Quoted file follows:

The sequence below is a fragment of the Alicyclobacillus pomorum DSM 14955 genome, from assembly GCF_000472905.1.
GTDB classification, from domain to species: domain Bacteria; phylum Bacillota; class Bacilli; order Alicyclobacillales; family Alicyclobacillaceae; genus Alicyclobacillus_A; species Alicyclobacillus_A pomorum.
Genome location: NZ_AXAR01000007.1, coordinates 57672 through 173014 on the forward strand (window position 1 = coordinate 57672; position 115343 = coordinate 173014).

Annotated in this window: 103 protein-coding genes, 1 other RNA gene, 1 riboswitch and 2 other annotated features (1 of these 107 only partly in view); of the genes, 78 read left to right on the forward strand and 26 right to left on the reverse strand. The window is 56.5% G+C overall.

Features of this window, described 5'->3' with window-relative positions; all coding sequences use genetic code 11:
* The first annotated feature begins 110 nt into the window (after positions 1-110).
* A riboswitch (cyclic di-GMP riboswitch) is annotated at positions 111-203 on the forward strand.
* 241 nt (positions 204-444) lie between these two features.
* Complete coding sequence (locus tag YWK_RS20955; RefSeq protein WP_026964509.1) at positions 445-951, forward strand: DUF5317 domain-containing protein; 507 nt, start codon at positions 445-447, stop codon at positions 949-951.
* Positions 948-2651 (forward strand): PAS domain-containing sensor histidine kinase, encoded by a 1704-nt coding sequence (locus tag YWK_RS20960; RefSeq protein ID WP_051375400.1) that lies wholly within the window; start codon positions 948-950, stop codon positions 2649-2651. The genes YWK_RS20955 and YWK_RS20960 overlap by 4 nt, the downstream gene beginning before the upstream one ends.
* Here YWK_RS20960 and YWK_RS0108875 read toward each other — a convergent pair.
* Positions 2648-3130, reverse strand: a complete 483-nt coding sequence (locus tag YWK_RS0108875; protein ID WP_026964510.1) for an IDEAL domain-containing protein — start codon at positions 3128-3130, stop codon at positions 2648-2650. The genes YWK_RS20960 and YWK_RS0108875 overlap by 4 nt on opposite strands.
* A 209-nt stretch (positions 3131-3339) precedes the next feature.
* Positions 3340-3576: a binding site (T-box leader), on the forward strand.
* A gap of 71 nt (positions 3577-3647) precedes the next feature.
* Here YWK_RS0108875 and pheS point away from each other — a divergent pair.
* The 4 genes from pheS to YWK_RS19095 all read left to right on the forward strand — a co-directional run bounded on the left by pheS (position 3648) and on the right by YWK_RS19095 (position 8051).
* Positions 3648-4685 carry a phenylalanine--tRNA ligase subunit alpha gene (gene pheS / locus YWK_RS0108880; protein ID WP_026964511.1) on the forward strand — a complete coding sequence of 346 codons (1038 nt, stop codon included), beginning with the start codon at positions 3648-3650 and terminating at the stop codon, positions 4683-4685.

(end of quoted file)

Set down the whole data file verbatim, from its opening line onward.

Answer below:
The sequence below is a fragment of the Alicyclobacillus pomorum DSM 14955 genome, from assembly GCF_000472905.1.
GTDB classification, from domain to species: domain Bacteria; phylum Bacillota; class Bacilli; order Alicyclobacillales; family Alicyclobacillaceae; genus Alicyclobacillus_A; species Alicyclobacillus_A pomorum.
Genome location: NZ_AXAR01000007.1, coordinates 57672 through 173014 on the forward strand (window position 1 = coordinate 57672; position 115343 = coordinate 173014).

Annotated in this window: 103 protein-coding genes, 1 other RNA gene, 1 riboswitch and 2 other annotated features (1 of these 107 only partly in view); of the genes, 78 read left to right on the forward strand and 26 right to left on the reverse strand. The window is 56.5% G+C overall.

Features of this window, described 5'->3' with window-relative positions; all coding sequences use genetic code 11:
* The first annotated feature begins 110 nt into the window (after positions 1-110).
* A riboswitch (cyclic di-GMP riboswitch) is annotated at positions 111-203 on the forward strand.
* 241 nt (positions 204-444) lie between these two features.
* Complete coding sequence (locus tag YWK_RS20955; RefSeq protein WP_026964509.1) at positions 445-951, forward strand: DUF5317 domain-containing protein; 507 nt, start codon at positions 445-447, stop codon at positions 949-951.
* Positions 948-2651 (forward strand): PAS domain-containing sensor histidine kinase, encoded by a 1704-nt coding sequence (locus tag YWK_RS20960; RefSeq protein ID WP_051375400.1) that lies wholly within the window; start codon positions 948-950, stop codon positions 2649-2651. The genes YWK_RS20955 and YWK_RS20960 overlap by 4 nt, the downstream gene beginning before the upstream one ends.
* Here YWK_RS20960 and YWK_RS0108875 read toward each other — a convergent pair.
* Positions 2648-3130, reverse strand: a complete 483-nt coding sequence (locus tag YWK_RS0108875; protein ID WP_026964510.1) for an IDEAL domain-containing protein — start codon at positions 3128-3130, stop codon at positions 2648-2650. The genes YWK_RS20960 and YWK_RS0108875 overlap by 4 nt on opposite strands.
* A 209-nt stretch (positions 3131-3339) precedes the next feature.
* Positions 3340-3576: a binding site (T-box leader), on the forward strand.
* A gap of 71 nt (positions 3577-3647) precedes the next feature.
* Here YWK_RS0108875 and pheS point away from each other — a divergent pair.
* The 4 genes from pheS to YWK_RS19095 all read left to right on the forward strand — a co-directional run bounded on the left by pheS (position 3648) and on the right by YWK_RS19095 (position 8051).
* Positions 3648-4685 carry a phenylalanine--tRNA ligase subunit alpha gene (gene pheS / locus YWK_RS0108880; protein ID WP_026964511.1) on the forward strand — a complete coding sequence of 346 codons (1038 nt, stop codon included), beginning with the start codon at positions 3648-3650 and terminating at the stop codon, positions 4683-4685.